Alternative Approaches To Mental Health

in Growth & Wellness/Lifestyle/Mental Health by

As readers know, your publisher writes a great deal about mental health issues – because they are so important and involve virtually everybody in our community, in one way or another.

Today I’d like to address something very Coastal: alternative and non-medical methods.

Mental illness and mood disorder difficulties are frequently best dealt with by therapies that appear in no medical textbook.

Depression is a very common problem for many folks. And while the roots of depression may well be the result of an underlying medical condition, there are day-to-day ways to make life better.

The sadness, guilt, sense of worthlessness, and persistent sad thoughts that characterize depression must be understood as artificial creations of an unquiet mind – and they can be treated as such.

Learning the meditative practices of Mindfulness can be enormously liberating.

With learning and practice, we can apprehend and experience the unpleasant thoughts depression creates and learn to let them pass. We can develop the key understanding that sad and repetitive thoughts of worthlessness are mere creations of the mind.

With practice, we can let these feelings go and, thereby, liberate us from sadness.

A recent correspondent offered a further suggestion: art therapy. And I will quote her directly.

“The applications of art therapy are many: expressing thoughts and feelings in a powerful and immediate way, relaxing, centering and grounding, self esteem building, gaining new perspective, making choices, learning about oneself.”

I took part in an art show here in Sechelt in which all works were created by folks living with a mental illness.

It was one of the most moving experiences of my life! We had writers, painters, sculptors, carvers, and artists whose expression did not fall into any category.

The happiness and sense of acceptance on that evening were amazing. And following up with some of those artists since then, I’ve learned that joining the larger community in an expression of feeling and creativity was hugely therapeutic.

Finally, I’d like to discuss the matter of diet and herbal remedies.

It is well known that mood and food are tightly bound.

High fat and protein diets, as well as those characterized by high levels of cheap carbohydrates, are not good – for anybody. Yet this is the typical food-bank menu; and as many of our fellow citizens living with mental illness live on the food bank diet, this must be corrected.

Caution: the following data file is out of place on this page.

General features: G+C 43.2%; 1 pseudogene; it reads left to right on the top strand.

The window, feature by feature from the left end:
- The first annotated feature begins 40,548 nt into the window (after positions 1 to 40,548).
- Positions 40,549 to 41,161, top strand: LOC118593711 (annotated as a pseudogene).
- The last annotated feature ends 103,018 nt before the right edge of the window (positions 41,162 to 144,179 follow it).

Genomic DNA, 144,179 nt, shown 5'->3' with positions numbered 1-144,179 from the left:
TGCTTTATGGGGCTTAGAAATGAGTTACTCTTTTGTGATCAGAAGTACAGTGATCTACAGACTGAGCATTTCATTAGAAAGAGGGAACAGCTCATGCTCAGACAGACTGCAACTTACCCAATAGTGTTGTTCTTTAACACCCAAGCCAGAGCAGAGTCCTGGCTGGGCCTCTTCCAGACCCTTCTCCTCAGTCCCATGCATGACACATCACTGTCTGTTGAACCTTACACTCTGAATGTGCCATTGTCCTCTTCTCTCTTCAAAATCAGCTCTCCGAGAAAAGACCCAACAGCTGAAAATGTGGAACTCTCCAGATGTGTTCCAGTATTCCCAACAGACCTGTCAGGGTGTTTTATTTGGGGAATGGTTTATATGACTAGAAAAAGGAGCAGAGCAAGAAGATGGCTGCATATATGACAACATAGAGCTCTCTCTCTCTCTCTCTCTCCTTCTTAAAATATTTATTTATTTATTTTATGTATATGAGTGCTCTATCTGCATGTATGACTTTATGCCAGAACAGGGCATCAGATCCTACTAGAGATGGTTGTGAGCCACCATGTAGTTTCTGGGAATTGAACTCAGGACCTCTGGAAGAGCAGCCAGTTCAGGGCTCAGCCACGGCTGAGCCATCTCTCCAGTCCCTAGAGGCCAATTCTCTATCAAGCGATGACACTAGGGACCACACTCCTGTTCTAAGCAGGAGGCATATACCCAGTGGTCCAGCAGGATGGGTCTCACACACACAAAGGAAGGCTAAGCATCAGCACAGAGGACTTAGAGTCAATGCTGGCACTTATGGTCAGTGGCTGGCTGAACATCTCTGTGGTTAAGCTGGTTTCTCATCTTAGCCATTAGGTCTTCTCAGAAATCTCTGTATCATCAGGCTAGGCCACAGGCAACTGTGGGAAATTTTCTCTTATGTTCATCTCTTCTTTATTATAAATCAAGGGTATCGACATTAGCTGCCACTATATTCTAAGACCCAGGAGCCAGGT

How? Through donations to the food banks that include fresh vegetables and food, and through education about shopping and food budgeting. In the latter case, I feel there is a Sunshine Coast Community Services Society program that might be created.

Herbal remedies for mood problems are related.

I am lucky enough to have as a lifelong friend, and angel, a master herbalist and grower of good things.

Some of the traditional herbs touted for their positive results, like St. John’s Wort, seem not to have any great effect. But others do; and dedication to a healthy life, involving lots of exercise, love, and use of medicinal herbs is – as far as I’m concerned – the best way to go.

Together, as a community with different views of health and happiness, we can do it.

 

1 Comment

  1. Great article, Hugh! My friend Laurie Bloom is a huge contributor to the local Food Bank via organic produce grown on her farm! And I totally agree that artistic creativity as a form of therapy is immeasurably helpful. One important caution: be mindful of your own essential boundaries when you’re experiencing vulnerable times in your life or mind. Predators can sense vulnerability a mile away when folks are in distress, and some of these may come running to ‘help’ in ways that are ultimately destructive to you, while meeting their own needs for power and control. My humble and hard-learned advice to add to the pot is: reach out, but reach IN, too, with mindfulness and as much self-love in action every day as you can give yourself. Be your own best friend, and at the same time be open to ways you can enhance connection both with yourself and with genuinely caring others. (By the way, I have a little belated birthday book for you!)

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